To say that Donald Trump enjoys wide support among black voters, even those in his own party, would be an overstatement of truly Trumpian proportions. An estimated 18 black delegates attended the Republican National Convention in Cleveland this year—less than one percent of all RNC delegates, and only a third of the number who turned out to support Mitt Romney in 2012. Even among wealthy white scions, it seems, Trump has a race problem.
The black delegates who showed up at the convention are acutely aware of their isolation, from both their own communities and their fellow Republicans. “I’m a unicorn,” laughs Henry Childs II, head of the Texas Federation of African American Republicans. Supporting the GOP, he says, has made him “the most hated man in America”—unappreciated by Republicans and held in suspicion by Democrats.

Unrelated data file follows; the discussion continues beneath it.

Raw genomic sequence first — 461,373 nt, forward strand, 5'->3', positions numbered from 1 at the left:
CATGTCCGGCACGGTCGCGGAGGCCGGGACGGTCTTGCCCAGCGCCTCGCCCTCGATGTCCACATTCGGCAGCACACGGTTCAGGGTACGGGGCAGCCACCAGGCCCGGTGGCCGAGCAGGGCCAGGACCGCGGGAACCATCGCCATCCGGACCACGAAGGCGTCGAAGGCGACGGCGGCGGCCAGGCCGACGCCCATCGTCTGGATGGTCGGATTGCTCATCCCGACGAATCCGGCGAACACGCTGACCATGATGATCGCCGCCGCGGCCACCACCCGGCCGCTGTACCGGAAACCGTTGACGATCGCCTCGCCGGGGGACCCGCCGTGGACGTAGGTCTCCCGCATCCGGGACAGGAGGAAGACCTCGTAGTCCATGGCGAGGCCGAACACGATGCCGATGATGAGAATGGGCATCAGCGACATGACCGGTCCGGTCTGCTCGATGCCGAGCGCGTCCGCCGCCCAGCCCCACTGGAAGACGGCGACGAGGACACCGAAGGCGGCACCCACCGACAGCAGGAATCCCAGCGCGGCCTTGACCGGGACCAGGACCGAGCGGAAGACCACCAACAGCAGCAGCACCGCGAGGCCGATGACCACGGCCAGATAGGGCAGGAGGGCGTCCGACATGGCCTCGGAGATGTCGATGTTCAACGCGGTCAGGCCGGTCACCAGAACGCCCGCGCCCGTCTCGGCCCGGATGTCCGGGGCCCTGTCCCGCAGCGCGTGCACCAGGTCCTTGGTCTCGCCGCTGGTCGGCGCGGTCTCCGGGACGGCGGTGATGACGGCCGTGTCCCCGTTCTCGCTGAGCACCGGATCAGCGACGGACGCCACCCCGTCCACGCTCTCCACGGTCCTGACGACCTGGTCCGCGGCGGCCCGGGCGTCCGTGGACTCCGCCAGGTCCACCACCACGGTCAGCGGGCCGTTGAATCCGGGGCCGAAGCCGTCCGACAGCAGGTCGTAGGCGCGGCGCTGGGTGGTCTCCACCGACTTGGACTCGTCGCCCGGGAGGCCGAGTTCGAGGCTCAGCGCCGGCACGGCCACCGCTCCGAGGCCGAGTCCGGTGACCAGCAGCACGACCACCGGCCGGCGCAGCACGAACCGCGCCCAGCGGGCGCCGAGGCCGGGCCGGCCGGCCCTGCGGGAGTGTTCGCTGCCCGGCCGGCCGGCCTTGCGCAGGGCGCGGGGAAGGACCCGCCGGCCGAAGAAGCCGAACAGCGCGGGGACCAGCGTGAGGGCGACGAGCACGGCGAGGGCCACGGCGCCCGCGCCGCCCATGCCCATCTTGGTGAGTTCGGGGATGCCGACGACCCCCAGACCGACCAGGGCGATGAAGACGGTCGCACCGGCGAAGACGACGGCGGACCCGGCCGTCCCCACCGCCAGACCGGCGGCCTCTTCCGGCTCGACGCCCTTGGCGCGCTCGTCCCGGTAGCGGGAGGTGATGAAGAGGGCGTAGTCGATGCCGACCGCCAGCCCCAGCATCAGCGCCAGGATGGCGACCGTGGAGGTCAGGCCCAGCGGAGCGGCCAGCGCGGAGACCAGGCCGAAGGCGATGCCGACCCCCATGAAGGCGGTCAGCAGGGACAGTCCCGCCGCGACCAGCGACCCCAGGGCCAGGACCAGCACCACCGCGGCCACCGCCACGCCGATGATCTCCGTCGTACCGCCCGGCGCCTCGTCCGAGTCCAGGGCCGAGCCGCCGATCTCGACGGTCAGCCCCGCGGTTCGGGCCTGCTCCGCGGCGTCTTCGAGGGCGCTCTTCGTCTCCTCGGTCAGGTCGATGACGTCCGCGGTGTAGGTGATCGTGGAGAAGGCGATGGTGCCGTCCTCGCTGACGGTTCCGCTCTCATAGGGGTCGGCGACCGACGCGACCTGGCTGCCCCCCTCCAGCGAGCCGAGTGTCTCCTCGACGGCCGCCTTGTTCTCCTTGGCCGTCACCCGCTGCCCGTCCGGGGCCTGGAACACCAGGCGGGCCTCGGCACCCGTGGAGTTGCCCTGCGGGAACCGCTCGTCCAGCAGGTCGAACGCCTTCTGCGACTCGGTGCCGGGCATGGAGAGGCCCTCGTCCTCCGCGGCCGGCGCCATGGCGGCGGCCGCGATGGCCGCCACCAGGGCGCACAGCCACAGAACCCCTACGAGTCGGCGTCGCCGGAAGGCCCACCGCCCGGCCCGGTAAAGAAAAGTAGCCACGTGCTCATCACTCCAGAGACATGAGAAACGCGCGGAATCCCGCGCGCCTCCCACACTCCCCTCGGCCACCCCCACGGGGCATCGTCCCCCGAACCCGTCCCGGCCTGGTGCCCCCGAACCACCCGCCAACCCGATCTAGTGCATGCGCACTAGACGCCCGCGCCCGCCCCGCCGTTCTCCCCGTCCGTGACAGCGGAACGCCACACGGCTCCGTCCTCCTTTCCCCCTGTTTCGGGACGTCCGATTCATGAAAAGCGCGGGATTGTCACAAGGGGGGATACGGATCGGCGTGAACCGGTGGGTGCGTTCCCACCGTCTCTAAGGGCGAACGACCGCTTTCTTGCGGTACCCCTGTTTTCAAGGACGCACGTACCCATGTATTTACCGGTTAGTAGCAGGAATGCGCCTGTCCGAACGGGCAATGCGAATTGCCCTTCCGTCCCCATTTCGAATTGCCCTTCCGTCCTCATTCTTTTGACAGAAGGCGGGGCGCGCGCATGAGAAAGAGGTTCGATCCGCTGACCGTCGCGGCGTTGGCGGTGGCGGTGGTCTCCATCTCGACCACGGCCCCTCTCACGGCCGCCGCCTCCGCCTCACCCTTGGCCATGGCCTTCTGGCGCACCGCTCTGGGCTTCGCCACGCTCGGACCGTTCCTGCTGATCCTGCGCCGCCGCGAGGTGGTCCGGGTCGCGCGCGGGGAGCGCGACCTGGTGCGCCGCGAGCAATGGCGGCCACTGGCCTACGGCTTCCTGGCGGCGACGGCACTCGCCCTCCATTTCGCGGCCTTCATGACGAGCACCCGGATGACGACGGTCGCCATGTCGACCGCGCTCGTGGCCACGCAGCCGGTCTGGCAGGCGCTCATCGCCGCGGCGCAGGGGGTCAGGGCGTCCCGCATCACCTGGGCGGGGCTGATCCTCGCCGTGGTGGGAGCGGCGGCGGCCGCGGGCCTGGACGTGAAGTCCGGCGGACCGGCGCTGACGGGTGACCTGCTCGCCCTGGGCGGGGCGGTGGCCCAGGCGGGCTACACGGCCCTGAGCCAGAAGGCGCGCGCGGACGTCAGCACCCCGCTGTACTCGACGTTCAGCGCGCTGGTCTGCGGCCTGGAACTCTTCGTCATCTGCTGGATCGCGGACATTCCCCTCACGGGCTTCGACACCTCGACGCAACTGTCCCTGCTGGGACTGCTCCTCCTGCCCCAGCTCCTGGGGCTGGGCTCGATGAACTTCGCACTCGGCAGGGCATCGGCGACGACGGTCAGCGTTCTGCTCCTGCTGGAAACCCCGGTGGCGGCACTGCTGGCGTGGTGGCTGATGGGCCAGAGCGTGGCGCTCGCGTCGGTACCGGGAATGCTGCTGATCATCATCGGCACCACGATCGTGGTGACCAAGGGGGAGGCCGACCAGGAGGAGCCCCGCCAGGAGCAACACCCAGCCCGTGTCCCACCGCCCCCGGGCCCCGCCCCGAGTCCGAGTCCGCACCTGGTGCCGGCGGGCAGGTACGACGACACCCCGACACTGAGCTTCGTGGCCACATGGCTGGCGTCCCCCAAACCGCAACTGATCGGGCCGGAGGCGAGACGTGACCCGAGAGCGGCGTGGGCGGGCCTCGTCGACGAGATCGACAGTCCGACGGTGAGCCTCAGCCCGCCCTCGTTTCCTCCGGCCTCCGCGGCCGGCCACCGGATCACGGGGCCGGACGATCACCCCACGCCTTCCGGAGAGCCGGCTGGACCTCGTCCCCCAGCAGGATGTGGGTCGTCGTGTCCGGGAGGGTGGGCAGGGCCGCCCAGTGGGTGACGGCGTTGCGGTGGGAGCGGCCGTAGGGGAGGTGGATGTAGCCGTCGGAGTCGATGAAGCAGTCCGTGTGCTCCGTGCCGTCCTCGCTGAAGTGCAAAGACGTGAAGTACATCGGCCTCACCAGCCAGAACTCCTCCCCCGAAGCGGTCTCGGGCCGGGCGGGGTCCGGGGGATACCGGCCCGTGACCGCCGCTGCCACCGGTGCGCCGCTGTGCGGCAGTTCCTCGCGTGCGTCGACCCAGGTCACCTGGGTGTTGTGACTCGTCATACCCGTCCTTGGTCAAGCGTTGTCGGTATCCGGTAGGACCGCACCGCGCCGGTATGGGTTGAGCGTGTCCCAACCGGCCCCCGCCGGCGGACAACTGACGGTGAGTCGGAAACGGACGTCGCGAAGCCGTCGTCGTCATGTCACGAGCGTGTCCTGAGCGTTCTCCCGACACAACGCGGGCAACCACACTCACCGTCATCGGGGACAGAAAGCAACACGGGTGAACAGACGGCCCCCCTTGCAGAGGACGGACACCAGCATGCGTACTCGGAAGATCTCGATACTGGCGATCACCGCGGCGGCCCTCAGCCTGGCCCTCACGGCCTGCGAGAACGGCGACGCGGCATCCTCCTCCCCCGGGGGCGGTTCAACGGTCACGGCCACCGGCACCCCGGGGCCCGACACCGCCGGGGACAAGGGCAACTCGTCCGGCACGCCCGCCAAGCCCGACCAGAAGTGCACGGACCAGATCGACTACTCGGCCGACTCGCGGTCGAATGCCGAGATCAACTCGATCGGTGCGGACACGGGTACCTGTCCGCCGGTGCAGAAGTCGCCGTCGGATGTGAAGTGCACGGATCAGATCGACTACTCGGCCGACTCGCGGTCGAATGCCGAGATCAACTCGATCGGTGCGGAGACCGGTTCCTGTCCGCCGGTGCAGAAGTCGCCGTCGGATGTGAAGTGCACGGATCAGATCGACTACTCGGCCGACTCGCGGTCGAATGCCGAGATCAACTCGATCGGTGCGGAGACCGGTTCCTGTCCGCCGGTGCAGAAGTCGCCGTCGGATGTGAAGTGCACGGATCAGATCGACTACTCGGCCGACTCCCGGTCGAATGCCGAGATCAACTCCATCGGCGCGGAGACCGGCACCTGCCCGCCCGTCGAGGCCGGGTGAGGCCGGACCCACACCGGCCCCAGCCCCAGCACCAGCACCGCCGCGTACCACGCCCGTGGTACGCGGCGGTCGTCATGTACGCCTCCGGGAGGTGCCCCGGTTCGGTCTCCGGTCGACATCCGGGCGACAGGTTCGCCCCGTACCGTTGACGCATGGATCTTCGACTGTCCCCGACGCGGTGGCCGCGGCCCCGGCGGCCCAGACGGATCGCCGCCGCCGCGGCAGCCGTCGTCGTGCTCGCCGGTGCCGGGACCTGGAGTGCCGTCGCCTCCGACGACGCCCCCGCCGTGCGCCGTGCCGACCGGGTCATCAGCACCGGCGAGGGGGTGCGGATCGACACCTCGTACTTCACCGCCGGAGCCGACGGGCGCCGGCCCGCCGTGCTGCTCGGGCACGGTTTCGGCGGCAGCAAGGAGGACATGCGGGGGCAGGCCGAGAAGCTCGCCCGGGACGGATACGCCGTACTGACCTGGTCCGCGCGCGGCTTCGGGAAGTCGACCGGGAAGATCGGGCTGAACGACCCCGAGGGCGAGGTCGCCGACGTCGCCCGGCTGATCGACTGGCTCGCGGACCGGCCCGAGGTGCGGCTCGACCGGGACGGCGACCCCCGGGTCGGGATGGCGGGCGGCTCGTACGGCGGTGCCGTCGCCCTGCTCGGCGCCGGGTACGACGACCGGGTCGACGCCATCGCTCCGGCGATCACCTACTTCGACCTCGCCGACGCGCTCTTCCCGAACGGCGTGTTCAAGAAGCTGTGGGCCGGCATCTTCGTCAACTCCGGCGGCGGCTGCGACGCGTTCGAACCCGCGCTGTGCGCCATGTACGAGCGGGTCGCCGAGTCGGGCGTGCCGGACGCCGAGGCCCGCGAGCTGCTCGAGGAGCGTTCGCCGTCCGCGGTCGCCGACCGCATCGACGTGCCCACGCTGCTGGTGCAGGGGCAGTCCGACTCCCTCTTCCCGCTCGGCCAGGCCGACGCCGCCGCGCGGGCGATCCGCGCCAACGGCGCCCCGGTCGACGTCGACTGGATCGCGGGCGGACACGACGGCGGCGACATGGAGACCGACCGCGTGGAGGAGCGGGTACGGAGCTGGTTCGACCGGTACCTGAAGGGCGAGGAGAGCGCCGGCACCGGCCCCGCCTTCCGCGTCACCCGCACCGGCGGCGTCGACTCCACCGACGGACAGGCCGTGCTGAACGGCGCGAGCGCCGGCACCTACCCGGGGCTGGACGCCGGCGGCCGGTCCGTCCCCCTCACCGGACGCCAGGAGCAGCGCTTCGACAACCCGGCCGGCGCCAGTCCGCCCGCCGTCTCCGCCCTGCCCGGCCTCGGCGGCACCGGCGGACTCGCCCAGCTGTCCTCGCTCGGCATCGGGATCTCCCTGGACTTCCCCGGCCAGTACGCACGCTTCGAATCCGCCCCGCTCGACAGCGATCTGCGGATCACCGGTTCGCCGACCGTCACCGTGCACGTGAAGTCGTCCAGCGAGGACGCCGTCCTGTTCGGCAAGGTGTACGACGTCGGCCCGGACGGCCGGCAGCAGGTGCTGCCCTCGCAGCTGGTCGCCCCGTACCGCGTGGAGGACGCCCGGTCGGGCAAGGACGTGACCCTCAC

So why do it? What drives these men and women to back a candidate who delights in playing the racial provocateur, who has campaigned with a rollicking mix of barking xenophobia and unabashed nativism surpassed only by George Wallace?
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